Fiat CEO Sergio Marchionne has made no secret of the fact that the Italian carmaker wants to own most of Chrysler. His dream may soon become a reality, but Fiat has to first clear a hurdle: dealing with $7 billion of lingering bailout debt from 2009. Assuming Fiat can get that refinanced, it would be all systems go for Marchionne's plan -- and we know he's serious because he's talking about spending his own money for a change.
I've pointed this out before. But it bears repeating: Fiat acquired its initial 20 percent stake in Chrysler (it has 25 percent now) for something better than free: the U.S. government provided more than $6 billion in bankruptcy exit financing to enable Fiat to pilot Chrysler through the worst downturn in the car business since the Great Depression.
But has the gravy train finally ended for the Italians?
Not completely. Marchionne and his lieutenants are currently trying to get investment banks to take a piece of Chrysler's future in exchange for the kind of liquidity and favorable terms that Fiat presumably needs to manage the Detroit carmaker's obligations to the taxpayer. If they succeed, together they can raise Fiat's percentage to 35 percent without ponying up any actual money.
At that point, Marchionne says he wants to put some skin in the game and buy an additional 16 percent by -- for the first time -- using Fiat's moolah. As far as I can tell, there will be no tangible difference between the equity that Fiat received on the way to building its 35 percent stake and equity that it will acquire through more conventional means before an assumed IPO in 2012.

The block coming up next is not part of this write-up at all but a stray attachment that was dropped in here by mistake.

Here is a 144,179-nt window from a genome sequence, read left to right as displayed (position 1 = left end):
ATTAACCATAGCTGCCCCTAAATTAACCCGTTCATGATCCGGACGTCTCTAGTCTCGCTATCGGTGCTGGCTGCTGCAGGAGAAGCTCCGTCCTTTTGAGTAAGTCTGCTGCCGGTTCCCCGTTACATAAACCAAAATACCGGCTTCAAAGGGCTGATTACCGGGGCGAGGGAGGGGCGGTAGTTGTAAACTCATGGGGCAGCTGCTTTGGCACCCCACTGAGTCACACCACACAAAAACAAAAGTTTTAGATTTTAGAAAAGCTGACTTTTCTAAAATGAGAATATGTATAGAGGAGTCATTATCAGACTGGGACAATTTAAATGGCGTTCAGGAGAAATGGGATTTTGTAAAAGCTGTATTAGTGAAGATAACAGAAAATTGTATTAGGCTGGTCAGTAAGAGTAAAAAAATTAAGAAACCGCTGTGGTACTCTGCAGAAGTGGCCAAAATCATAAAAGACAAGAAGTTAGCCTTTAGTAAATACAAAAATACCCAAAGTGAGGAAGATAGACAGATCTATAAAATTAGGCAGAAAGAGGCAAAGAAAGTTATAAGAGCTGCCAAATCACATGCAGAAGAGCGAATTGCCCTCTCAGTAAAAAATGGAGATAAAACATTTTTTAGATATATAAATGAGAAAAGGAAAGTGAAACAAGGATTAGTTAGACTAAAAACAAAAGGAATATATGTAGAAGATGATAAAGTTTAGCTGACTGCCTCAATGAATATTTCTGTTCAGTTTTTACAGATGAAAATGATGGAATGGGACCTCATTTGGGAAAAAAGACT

Sergio is nothing if not complexly confident
Marchionne's brand of self-confidence is cryptic. Here's what he said about the debt-refinancing:
The U.S. number three automaker, controlled by Fiat under a 2009 bailout, is in talks with investment banks. It must pay back government money before the Italian company can take ownership.He believes he can do it? He better be able to do it! Otherwise, Fiat's position will be stuck at 25 percent and someone else will have to come to the table to provide the oomph that the company needs to push toward its IPO. It's unlikely, given the political environment and a presidential election next year, that Fiat will get any additional help from the government. If it really wants that majority stake, it has to restructure the old debt and make sure it has the cash on hand once it owns 35 percent to buy the remaining 16 percent.
"I believe I can do it," Sergio Marchionne, who is chief executive of both Fiat and Chrysler, said when asked about whether the debt would be refinanced by June.
"The conditions to take on an additional 16 percent (to take majority control) will be there."
But you gotta love Marchionne, playing it cool while he may very well be working his way through four packs of Merits every day (he's a noted chain-smoker). It can't be easy, particularly given that rumors are currently flying that Fiat won't be able to bring its luxury brand, Alfa Romeo, back to America until 2013.
Coincidence? Or avoiding a catastrophe?
The Alfa news suggests to me that Marchionne has elected to shift his focus entirely to the financial side of the Chrysler-Fiat tie-up, rather than preoccupy himself with his grand vision of fully combining Fiat and Chrysler's global operations and brand lineups. It's just too important right now for him to rework that $7 billion debt problem. Because if he fails, his entire risky gambit could collapse completely.